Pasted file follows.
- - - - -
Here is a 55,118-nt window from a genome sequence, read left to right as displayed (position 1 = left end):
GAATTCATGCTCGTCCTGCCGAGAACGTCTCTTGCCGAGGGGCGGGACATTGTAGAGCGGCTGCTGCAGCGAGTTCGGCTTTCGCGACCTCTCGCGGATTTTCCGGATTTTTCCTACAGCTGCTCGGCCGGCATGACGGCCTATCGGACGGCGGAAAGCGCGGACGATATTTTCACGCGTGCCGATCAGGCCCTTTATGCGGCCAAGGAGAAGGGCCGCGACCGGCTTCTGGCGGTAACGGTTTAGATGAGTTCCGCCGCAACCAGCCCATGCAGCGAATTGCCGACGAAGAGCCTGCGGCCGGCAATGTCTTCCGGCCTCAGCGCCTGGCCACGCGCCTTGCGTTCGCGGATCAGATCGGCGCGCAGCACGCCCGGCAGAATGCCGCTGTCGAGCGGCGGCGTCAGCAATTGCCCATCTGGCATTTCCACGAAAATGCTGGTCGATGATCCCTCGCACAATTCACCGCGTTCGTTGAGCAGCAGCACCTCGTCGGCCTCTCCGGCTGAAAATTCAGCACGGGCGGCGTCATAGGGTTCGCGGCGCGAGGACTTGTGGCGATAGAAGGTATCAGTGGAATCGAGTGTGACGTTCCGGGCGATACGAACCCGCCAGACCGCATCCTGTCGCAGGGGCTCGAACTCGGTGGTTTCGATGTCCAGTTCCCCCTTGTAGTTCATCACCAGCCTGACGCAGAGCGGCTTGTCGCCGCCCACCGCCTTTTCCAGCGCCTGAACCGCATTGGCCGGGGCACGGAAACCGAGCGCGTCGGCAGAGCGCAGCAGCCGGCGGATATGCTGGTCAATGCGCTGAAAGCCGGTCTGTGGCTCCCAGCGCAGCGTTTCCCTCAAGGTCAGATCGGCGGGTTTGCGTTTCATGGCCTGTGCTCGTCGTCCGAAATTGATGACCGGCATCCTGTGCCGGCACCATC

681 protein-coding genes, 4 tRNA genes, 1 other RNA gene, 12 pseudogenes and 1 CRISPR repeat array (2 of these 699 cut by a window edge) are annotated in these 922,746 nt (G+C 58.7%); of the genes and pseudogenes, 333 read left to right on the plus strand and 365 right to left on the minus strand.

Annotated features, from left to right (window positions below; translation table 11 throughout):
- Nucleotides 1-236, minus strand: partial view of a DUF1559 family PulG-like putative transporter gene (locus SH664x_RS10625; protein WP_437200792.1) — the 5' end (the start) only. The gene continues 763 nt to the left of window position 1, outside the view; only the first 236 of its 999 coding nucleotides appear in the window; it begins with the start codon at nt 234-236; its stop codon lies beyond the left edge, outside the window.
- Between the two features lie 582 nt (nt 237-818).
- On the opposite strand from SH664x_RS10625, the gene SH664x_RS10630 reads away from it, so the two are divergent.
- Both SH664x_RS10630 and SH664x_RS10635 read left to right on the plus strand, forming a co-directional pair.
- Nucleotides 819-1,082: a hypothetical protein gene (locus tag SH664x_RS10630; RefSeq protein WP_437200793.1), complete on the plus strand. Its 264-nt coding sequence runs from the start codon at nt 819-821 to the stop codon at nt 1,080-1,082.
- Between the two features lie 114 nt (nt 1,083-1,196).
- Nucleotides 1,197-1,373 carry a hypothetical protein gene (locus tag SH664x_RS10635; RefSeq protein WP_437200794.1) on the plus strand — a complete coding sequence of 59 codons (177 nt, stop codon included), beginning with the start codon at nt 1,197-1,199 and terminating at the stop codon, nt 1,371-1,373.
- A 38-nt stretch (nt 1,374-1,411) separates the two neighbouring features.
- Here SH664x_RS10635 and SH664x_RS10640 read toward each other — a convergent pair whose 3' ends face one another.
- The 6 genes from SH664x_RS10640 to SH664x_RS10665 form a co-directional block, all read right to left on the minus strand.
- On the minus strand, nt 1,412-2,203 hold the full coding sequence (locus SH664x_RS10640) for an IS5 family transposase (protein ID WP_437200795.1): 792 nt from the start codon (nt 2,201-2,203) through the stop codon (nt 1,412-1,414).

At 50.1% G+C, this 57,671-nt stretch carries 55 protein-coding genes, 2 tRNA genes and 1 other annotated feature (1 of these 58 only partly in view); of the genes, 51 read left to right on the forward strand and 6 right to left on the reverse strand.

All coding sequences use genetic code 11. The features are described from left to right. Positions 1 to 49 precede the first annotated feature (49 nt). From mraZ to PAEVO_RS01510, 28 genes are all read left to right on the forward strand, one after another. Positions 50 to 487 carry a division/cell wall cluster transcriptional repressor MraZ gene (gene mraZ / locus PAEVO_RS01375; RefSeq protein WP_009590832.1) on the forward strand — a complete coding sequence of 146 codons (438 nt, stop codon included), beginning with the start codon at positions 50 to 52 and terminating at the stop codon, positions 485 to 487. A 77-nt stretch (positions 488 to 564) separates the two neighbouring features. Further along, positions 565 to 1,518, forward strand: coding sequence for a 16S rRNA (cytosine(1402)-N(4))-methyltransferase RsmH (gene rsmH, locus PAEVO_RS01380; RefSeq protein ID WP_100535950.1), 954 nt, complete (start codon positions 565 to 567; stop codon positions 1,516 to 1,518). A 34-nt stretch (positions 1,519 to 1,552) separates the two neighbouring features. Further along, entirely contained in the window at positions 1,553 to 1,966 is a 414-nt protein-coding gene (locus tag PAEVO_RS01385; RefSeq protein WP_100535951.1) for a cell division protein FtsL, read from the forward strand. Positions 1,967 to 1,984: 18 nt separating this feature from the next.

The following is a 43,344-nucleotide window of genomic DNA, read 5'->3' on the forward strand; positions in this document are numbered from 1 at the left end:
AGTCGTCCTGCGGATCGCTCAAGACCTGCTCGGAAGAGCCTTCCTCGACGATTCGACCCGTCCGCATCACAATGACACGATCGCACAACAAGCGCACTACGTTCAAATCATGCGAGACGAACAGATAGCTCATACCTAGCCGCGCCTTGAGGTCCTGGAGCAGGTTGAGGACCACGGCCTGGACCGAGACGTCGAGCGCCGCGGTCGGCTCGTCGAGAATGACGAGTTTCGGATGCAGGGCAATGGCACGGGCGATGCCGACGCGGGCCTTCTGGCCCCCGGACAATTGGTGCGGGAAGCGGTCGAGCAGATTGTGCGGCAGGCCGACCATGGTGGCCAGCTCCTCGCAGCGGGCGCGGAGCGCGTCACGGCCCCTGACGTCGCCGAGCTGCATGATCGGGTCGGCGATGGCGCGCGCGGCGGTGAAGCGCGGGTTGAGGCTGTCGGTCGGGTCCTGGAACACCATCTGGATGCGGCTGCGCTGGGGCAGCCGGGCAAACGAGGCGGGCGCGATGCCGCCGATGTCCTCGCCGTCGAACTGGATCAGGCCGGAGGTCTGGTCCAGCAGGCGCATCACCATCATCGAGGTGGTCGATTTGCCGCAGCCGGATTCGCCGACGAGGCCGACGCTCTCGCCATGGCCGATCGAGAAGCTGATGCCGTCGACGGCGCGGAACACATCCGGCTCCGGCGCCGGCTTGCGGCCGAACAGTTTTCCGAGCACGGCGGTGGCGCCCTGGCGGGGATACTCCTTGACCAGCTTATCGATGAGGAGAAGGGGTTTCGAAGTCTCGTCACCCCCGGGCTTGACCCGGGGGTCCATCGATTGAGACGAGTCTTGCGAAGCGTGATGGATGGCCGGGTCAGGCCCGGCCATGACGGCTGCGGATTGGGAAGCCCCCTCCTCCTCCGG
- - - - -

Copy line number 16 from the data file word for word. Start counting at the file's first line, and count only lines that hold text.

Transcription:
At 50.1% G+C, this 57,671-nt stretch carries 55 protein-coding genes, 2 tRNA genes and 1 other annotated feature (1 of these 58 only partly in view); of the genes, 51 read left to right on the forward strand and 6 right to left on the reverse strand.